zxing barcode reader example java The Workspace in Software

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The Workspace
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DVD Studio Pro 4
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Figure 3-1 The DSP 4 GUI
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By the end of this chapter, you should be able to: Understand the DVD Studio Pro 4 workspace Configure and customize the workspace layout Navigate throughout the workspace Understand Quadrants and Tabs
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Understand how to tear-off Tabs into Windows Understand how to restore Tabs to their Quadrants Understand the role of the Palette How to locate assets in the Palette and Author with them How to add and remove folders and assets in the Palette Understand the new role of the Inspector View Properties in the various Inspector displays Re-order Items in the Outline View Window
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Understand how Quadrants and Tabs interact Understand how to resize Quadrants
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Understand how to move Tabs
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The Workspace
View item allocation in the VTS display Name and rename Items using the Property Inspectors
Using the Interface Configurations
Each screen Configuration in DVD Studio Pro 4 uses a combination of Quadrants and Tabs to organize the authoring data in the Main Window, and to show or hide the Inspector and Palette The beauty of this approach is DVD Studio Pro s ability to completely customize the workspace display to each user s exact specifications, save it that way, and easily recall it at any time even at the touch of an F-key! Of note is the ability to resize each Quadrant within the window and rearrange the order and placement of Tabs contained within each Quadrant Complete personalization is easily possible with this much flexibility, and especially for multiple users of the same Macintosh We ll cover Quadrants and Tabs in depth once we have covered the Default Configurations Basic, Extended, and Advanced
The DVD Studio Pro 4 Workspace
If you are, for whatever reason, only just now upgrading from DVD Studio Pro 1, you re in for a big readjustment In that version, the workspace had a fairly standard window configuration and, although the windows could be moved around on the desktop and resized, there was little in the way of serious customization that could be done This changed dramatically in DVD Studio Pro 2 With the exception of the Inspector, which remained an independent display, and the addition of a similar independent display, the Palette, all of the other display functions were combined in a Main Window This window can be divided into 1 to 4 segments, called Quadrants Within each Quadrant, Tabs identify selectable subdisplays, which can further organize the data being displayed, allowing a great deal of information to be made available in a small but controlled screen space The entire workspace is organized as a Configuration, of which there are infinite possible variations This layout has remained consistent since then, although I was pleased to note the reemergence of the Graphical View window in DVD Studio Pro 3, a very useful authoring tool The biggest change in DVD Studio Pro 4 is the addition of the VTS Editor to the outline View tab We will cover the VTS Editor in due course in this chapter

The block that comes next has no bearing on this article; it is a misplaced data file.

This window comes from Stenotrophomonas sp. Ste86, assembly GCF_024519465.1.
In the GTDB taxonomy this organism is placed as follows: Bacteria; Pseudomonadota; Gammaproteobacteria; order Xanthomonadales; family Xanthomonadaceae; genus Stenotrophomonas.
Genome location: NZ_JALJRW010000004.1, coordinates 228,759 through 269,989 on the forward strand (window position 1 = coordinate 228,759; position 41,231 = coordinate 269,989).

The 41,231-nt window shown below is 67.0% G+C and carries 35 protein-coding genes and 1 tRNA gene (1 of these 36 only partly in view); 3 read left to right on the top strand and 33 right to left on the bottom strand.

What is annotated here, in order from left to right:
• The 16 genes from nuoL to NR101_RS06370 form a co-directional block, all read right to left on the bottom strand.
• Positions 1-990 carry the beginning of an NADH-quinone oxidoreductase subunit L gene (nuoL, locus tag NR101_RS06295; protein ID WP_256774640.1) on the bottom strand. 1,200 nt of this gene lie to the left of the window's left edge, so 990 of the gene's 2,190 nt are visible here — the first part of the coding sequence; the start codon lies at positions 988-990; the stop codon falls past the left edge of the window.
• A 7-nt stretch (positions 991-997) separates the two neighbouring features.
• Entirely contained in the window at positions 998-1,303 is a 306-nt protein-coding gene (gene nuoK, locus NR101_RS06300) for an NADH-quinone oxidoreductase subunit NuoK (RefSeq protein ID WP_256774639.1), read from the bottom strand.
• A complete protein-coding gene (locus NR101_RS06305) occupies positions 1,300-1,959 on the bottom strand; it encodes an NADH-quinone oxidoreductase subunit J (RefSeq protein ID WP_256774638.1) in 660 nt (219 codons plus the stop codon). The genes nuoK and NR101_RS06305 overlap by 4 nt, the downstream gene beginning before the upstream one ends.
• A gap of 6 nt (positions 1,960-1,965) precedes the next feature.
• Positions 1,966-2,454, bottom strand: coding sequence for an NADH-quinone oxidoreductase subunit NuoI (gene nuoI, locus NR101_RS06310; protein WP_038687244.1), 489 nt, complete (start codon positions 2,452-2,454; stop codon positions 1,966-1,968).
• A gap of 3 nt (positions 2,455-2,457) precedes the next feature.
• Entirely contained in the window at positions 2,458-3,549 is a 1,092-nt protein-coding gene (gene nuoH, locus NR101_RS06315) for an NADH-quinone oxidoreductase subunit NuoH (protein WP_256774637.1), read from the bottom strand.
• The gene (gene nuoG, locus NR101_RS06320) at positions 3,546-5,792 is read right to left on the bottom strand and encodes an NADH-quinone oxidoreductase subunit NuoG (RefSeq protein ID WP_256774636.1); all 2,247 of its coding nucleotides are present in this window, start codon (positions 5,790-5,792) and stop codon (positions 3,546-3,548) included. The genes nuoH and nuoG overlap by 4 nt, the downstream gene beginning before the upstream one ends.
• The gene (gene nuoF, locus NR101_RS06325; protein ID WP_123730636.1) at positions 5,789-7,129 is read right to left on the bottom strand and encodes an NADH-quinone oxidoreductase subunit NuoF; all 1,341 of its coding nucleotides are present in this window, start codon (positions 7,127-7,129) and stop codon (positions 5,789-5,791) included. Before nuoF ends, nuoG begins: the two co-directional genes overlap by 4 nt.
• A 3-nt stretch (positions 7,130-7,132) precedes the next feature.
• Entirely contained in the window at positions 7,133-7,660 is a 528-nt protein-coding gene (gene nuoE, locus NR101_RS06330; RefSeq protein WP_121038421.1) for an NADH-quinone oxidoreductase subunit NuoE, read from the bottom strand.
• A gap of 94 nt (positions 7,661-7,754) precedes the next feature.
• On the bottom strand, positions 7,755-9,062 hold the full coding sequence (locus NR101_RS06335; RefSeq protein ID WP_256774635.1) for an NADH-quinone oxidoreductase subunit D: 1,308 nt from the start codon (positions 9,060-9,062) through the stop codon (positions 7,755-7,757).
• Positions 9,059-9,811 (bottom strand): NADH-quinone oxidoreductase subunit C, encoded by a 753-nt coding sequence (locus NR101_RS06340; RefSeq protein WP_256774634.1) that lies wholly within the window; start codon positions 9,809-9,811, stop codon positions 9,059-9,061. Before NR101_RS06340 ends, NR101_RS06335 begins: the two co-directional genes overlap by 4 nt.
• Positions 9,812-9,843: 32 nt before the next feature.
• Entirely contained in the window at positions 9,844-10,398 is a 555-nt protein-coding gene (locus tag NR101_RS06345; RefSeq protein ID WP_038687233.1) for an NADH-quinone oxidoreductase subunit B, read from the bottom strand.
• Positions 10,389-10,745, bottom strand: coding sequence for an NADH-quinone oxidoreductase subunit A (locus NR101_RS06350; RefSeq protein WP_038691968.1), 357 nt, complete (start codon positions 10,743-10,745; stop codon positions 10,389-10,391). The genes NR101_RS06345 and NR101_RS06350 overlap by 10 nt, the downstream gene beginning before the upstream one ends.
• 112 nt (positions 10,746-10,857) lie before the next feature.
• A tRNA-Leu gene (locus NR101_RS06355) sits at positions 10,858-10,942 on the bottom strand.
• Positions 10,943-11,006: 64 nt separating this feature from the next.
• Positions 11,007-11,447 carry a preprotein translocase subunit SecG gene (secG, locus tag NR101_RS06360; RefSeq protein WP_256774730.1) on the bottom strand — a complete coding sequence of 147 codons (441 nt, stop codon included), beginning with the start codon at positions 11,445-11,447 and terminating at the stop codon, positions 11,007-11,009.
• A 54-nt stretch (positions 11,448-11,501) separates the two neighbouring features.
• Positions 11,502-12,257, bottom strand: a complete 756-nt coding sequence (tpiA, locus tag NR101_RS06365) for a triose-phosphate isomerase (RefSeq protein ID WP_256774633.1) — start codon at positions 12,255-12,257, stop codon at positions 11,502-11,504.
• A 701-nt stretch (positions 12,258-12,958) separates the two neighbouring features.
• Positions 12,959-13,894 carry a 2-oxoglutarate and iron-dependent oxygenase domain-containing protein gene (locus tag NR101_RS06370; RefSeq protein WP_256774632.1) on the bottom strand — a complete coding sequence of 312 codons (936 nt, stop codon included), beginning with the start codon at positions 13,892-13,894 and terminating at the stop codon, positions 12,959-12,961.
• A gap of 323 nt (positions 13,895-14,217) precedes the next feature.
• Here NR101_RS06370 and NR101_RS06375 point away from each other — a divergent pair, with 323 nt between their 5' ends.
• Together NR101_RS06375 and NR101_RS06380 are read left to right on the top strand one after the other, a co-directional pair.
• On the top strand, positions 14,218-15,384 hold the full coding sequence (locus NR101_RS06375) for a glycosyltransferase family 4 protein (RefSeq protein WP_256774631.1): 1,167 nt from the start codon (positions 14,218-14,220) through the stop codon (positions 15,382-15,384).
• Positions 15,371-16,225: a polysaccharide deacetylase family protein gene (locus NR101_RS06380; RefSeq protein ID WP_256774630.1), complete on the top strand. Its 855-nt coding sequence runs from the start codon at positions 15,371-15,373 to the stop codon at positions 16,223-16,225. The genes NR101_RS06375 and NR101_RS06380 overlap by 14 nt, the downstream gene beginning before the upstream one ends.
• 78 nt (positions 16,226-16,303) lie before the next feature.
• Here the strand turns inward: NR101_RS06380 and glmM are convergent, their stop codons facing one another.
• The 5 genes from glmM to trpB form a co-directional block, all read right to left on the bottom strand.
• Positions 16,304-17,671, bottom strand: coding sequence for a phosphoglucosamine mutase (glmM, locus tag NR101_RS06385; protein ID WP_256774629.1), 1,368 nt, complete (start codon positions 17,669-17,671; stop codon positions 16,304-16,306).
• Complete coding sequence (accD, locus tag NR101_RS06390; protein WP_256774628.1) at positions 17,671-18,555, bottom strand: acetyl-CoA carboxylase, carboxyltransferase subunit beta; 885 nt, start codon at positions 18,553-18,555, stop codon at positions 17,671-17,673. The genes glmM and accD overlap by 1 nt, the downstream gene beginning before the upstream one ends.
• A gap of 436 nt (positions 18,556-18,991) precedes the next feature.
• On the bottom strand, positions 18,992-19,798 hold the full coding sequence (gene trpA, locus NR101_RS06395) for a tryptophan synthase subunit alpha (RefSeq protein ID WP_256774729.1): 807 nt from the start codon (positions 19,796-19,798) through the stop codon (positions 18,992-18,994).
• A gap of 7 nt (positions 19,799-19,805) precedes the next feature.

Sizing the Main Window for Best Effectiveness
The DVD Studio Pro workspace is best viewed at a screen resolution of at least 1024 768 (or better) Using a smaller sized screen will cramp the display, cutting off some important features Users with Studio Displays, Cinema Displays, or even PowerBooks will benefit from the ability to create configurations specifically designed to take advantage of their particular screen sizes Users with two displays (especially two widescreen displays), will be able to take special advantage of the ability to preview and simulate HD content in true widescreen resolution, or preview to an external video monitor (see Setting the Simulator Preferences, in 14 on page 387)
DVD Studio Pro 4
All users will benefit from the ability to tear-off Tabs from their original Quadrants to create freestanding windows, moveable around the desktop The Basic Configuration is a good place to start tinkering, especially if you have just upgraded from iDVD to DVD Studio Pro, because this Configuration most resembles iDVD s workspace and workflow If you are familiar with previous versions of DVD Studio Pro, you may find the Extended and Advanced configurations to be a little more familiar territory
the Palette and Inspector displayed on the right (we ll have more specifics on the Menu Editor, Palette, and Inspector later in this chapter) If you look closely at Figure 3-2, you will see that at the top of the Menu Editor window are Tabs (Menu, Slideshow, Viewer), similar to those found in a number of other recent Apple applications These Tabs are used to organize different data displays, which use the same Window space, conserving the screen space The media Palette and context-sensitive Inspector are displayed on the right side
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